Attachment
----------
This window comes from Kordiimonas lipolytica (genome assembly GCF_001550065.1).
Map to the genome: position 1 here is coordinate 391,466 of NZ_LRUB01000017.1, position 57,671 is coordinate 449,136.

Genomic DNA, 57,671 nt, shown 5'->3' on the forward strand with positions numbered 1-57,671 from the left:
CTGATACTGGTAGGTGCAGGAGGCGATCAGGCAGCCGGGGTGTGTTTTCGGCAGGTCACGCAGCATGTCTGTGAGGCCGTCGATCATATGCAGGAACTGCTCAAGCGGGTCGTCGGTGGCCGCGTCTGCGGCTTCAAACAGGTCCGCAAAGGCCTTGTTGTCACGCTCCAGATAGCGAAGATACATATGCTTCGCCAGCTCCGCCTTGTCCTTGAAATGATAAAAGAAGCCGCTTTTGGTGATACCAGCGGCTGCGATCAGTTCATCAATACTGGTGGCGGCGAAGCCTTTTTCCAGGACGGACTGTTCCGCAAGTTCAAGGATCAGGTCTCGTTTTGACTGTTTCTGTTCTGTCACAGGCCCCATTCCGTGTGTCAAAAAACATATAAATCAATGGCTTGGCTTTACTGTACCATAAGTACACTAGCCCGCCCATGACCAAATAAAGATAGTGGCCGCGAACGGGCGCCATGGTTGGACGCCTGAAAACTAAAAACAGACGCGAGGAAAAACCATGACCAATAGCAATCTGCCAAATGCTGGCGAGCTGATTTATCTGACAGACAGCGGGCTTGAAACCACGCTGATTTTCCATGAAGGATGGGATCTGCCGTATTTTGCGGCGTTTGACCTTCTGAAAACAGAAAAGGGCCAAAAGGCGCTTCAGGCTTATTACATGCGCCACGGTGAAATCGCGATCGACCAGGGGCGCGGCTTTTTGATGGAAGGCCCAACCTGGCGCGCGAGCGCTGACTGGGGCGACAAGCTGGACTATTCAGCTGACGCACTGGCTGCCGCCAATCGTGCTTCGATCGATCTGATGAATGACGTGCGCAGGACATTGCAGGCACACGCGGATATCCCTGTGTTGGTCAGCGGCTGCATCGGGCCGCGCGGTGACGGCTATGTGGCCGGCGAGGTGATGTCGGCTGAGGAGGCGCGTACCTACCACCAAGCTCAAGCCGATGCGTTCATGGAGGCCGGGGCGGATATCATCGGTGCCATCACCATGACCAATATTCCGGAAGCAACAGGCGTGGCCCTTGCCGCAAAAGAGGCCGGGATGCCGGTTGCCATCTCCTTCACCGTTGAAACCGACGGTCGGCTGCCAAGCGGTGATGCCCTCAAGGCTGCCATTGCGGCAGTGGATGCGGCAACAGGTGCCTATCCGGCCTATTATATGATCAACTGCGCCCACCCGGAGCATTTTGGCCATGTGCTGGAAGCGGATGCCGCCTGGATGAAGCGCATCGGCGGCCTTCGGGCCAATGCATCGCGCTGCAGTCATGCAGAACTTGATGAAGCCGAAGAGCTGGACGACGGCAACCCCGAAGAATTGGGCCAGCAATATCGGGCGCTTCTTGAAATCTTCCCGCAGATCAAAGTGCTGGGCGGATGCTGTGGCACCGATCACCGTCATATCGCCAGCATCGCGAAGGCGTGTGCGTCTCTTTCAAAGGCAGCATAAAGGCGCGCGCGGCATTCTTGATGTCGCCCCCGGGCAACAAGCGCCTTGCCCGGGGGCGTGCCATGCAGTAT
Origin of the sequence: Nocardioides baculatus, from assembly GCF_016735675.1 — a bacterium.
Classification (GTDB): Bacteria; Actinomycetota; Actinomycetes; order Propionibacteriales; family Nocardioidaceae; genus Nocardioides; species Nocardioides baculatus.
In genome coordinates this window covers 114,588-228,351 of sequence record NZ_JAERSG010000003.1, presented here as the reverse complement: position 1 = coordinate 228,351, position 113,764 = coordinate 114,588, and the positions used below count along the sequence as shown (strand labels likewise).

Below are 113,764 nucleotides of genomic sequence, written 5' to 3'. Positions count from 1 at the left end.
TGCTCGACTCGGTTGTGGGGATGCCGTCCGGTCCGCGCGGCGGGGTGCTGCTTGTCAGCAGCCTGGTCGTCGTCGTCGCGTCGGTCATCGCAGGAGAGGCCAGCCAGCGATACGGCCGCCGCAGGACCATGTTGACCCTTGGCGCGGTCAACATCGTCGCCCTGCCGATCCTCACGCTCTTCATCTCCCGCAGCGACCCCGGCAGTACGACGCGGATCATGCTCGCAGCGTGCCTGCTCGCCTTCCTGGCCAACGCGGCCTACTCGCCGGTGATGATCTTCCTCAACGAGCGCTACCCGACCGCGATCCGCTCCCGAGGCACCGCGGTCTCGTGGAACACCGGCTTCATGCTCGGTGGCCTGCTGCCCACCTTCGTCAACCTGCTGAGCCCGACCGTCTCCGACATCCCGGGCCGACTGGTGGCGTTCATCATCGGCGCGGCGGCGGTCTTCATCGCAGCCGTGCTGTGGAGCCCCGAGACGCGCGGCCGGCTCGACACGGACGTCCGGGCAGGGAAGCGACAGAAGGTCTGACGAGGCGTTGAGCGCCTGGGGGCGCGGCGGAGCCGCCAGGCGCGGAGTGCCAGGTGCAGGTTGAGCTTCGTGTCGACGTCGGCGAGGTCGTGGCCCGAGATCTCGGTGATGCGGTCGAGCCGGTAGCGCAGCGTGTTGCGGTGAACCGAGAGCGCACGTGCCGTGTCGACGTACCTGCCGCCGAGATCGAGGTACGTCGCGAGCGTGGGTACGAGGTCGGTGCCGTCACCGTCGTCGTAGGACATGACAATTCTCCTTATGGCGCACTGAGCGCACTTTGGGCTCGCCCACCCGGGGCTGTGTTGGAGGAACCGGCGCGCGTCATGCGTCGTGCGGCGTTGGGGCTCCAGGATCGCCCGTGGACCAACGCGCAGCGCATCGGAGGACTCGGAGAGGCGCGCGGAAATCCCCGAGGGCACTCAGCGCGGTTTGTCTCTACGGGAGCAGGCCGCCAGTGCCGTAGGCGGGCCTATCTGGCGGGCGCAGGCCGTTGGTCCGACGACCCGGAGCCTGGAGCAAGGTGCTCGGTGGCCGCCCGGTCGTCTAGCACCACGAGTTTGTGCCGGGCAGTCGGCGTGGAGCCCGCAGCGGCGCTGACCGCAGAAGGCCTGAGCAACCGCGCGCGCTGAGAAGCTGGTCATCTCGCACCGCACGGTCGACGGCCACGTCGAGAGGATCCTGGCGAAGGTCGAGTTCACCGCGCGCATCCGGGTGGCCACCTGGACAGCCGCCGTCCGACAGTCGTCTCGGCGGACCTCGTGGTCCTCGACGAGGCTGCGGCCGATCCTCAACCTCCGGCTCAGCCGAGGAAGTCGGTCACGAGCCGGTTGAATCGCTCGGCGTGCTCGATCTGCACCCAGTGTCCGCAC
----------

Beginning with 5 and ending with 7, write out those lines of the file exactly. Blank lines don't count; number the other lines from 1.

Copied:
Origin of the sequence: Nocardioides baculatus, from assembly GCF_016735675.1 — a bacterium.
Classification (GTDB): Bacteria; Actinomycetota; Actinomycetes; order Propionibacteriales; family Nocardioidaceae; genus Nocardioides; species Nocardioides baculatus.
In genome coordinates this window covers 114,588-228,351 of sequence record NZ_JAERSG010000003.1, presented here as the reverse complement: position 1 = coordinate 228,351, position 113,764 = coordinate 114,588, and the positions used below count along the sequence as shown (strand labels likewise).